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Teaching skills for life in the management of type 1 diabetes

Date: 08 January 2015

Many adults with type 1 diabetes struggle to manage their diabetes effectively because the limitations of current insulin therapy demand considerable input from patients themselves. To keep glucose at near-normal levels requires individuals to measure blood glucose frequently, and then calculate the correct insulin dose before every meal based on estimating carbohydrate intake. Patients who lack these skills have an increased risk of premature death and complications because their blood glucose runs high.

These concerns prompted Professor Simon Heller, and colleagues, to conduct the Dose Adjustment For Normal Eating (DAFNE) trial in 2002, which showed that structured training could help adults to self-manage their diabetes more successfully. Over 20,000 people have been trained and the Department of Health now advocates structured education for all individuals with diabetes.

However, although DAFNE training improves quality of life in nearly all participants (and also reduces the risk of severe hypoglycaemic episodes), subsequent blood glucose control is not always improved. The group therefore obtained NIHR Programme Grant funding to undertake a series of studies investigating why some patients benefit more than others and identified barriers with the aim of developing more effective training programmes. They found that, although courses could be delivered successfully over different time periods, participants found it difficult to make self-management part of their everyday lives and skills were not maintained; DAFNE graduates often needed continued and structured professional support. Courses were also developed to teach insulin pump therapy and to help people with continued problems with hypoglycaemia.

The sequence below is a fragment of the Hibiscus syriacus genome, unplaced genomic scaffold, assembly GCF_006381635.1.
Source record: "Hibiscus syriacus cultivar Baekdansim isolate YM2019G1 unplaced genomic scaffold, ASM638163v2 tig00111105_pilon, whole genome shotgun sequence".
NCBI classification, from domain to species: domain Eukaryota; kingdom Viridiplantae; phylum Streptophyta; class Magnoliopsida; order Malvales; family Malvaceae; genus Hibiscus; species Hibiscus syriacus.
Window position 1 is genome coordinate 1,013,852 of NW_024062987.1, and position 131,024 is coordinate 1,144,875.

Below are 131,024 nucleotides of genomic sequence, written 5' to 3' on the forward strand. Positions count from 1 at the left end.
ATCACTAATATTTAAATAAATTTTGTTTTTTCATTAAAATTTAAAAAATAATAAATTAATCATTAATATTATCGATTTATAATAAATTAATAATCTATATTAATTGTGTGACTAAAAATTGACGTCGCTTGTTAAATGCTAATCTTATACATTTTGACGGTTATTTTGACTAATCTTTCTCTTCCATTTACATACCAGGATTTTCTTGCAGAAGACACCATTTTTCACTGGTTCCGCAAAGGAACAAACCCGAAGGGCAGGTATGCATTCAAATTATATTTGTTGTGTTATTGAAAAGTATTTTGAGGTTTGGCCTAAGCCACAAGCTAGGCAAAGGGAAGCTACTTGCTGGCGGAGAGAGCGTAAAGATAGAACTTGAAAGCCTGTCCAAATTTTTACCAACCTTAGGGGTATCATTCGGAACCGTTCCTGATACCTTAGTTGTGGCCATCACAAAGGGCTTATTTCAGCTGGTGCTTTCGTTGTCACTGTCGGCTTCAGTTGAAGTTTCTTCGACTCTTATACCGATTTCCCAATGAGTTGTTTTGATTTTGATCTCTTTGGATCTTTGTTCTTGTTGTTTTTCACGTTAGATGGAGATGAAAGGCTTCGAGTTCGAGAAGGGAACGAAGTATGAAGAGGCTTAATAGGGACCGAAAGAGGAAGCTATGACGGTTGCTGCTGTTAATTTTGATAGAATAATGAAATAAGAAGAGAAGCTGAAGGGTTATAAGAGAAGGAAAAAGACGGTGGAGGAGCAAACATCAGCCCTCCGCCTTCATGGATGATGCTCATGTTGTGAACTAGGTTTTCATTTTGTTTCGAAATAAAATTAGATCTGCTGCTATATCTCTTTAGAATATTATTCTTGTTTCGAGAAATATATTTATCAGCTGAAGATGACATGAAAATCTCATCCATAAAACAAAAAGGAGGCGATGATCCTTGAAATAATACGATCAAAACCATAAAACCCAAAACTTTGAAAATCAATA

Professor Heller says: “NIHR funding has been vital to us in undertaking research which helps us to understand why individuals with type 1 diabetes find it so difficult to keep blood glucose levels close to normal. We intend to build on this work and improve DAFNE training programmes to equip patients for a lifetime of successful self-management.”

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